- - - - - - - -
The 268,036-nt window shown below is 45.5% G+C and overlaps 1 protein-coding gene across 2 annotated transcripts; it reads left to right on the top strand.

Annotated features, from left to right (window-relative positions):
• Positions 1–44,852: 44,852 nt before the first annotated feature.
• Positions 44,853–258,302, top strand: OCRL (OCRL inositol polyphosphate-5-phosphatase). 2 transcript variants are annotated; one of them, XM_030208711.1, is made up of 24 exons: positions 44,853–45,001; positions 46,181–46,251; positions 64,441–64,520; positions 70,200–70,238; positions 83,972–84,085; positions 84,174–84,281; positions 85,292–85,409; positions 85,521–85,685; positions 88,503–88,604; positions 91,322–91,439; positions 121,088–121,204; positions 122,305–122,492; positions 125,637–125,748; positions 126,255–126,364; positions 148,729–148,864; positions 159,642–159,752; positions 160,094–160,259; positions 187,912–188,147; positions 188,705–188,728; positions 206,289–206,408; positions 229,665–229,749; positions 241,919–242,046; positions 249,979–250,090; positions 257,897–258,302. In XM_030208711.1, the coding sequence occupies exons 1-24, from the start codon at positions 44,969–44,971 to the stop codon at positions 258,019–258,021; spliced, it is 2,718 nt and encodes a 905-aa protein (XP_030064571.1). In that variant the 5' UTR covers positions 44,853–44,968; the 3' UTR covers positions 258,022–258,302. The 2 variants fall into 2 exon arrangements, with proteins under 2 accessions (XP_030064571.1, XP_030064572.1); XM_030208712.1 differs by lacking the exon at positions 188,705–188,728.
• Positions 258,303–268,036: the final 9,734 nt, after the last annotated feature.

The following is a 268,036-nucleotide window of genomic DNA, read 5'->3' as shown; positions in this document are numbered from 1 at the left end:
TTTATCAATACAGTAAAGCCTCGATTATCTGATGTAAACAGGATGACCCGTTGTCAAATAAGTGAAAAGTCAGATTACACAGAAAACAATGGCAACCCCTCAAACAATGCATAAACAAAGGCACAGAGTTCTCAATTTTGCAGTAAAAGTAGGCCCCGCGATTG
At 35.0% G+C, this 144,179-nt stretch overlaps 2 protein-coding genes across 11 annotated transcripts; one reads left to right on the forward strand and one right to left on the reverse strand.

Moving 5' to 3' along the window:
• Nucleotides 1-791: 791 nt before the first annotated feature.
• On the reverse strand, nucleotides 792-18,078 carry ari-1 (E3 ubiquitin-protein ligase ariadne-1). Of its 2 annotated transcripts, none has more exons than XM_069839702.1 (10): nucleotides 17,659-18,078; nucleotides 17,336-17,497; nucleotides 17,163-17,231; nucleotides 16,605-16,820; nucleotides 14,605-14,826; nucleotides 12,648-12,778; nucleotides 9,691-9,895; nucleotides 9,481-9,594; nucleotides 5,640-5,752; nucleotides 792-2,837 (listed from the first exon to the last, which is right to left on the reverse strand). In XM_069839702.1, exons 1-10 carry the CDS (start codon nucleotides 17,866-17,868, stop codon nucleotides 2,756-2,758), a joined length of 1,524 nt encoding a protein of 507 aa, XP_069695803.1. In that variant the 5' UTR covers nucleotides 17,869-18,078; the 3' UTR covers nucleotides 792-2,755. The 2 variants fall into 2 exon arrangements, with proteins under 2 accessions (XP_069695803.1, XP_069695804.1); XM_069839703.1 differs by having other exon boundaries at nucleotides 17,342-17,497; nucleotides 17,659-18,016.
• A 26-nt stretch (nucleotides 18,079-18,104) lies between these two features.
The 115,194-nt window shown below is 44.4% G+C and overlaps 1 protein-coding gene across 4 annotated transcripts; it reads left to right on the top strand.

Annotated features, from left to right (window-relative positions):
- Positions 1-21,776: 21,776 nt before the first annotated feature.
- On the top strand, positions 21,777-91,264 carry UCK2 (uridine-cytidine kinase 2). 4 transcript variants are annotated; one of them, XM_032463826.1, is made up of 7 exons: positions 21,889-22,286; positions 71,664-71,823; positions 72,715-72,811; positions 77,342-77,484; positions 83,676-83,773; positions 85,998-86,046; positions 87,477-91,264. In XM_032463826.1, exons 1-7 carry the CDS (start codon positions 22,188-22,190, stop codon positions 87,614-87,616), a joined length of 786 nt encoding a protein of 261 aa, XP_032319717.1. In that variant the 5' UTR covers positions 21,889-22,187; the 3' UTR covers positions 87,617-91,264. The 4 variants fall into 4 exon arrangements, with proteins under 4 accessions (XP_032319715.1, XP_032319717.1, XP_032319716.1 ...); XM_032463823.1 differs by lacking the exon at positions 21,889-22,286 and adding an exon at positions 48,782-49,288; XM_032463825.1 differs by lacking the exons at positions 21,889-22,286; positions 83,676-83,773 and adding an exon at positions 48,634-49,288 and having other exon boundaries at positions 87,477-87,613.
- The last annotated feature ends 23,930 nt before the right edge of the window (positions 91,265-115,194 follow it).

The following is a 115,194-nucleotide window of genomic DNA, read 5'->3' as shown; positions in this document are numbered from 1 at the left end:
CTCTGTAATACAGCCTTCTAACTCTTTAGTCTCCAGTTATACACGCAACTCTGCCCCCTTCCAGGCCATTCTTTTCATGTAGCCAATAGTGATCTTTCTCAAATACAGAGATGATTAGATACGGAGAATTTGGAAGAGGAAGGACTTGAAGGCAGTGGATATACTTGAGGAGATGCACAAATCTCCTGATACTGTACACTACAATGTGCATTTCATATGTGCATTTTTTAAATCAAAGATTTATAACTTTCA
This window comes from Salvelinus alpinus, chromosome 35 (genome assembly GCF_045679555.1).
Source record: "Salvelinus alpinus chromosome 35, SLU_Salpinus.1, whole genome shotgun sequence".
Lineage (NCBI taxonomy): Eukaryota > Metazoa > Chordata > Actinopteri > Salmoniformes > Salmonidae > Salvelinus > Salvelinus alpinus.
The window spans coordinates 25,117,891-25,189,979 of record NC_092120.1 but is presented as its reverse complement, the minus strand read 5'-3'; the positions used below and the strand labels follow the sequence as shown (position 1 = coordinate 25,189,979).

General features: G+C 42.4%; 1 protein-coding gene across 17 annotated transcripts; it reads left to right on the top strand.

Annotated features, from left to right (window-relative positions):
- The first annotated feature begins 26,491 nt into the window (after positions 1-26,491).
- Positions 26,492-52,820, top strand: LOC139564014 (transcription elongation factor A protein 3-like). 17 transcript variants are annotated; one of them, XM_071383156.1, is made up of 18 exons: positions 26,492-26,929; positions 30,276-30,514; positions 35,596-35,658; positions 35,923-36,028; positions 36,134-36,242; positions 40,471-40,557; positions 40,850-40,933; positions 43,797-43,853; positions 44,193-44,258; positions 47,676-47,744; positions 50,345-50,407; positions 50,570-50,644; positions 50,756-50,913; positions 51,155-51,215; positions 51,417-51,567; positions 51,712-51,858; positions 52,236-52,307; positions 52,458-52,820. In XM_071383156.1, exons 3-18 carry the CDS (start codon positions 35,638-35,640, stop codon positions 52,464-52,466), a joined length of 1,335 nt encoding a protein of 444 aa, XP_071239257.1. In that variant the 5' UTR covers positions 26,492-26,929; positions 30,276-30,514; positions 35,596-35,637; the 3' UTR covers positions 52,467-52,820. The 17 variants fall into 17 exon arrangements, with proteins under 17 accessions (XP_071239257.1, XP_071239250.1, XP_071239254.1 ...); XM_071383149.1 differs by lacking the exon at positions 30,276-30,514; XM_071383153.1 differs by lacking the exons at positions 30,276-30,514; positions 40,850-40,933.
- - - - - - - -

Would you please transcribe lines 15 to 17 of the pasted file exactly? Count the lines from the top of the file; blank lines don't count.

- Positions 1-21,776: 21,776 nt before the first annotated feature.
- On the top strand, positions 21,777-91,264 carry UCK2 (uridine-cytidine kinase 2). 4 transcript variants are annotated; one of them, XM_032463826.1, is made up of 7 exons: positions 21,889-22,286; positions 71,664-71,823; positions 72,715-72,811; positions 77,342-77,484; positions 83,676-83,773; positions 85,998-86,046; positions 87,477-91,264. In XM_032463826.1, exons 1-7 carry the CDS (start codon positions 22,188-22,190, stop codon positions 87,614-87,616), a joined length of 786 nt encoding a protein of 261 aa, XP_032319717.1. In that variant the 5' UTR covers positions 21,889-22,187; the 3' UTR covers positions 87,617-91,264. The 4 variants fall into 4 exon arrangements, with proteins under 4 accessions (XP_032319715.1, XP_032319717.1, XP_032319716.1 ...); XM_032463823.1 differs by lacking the exon at positions 21,889-22,286 and adding an exon at positions 48,782-49,288; XM_032463825.1 differs by lacking the exons at positions 21,889-22,286; positions 83,676-83,773 and adding an exon at positions 48,634-49,288 and having other exon boundaries at positions 87,477-87,613.
- The last annotated feature ends 23,930 nt before the right edge of the window (positions 91,265-115,194 follow it).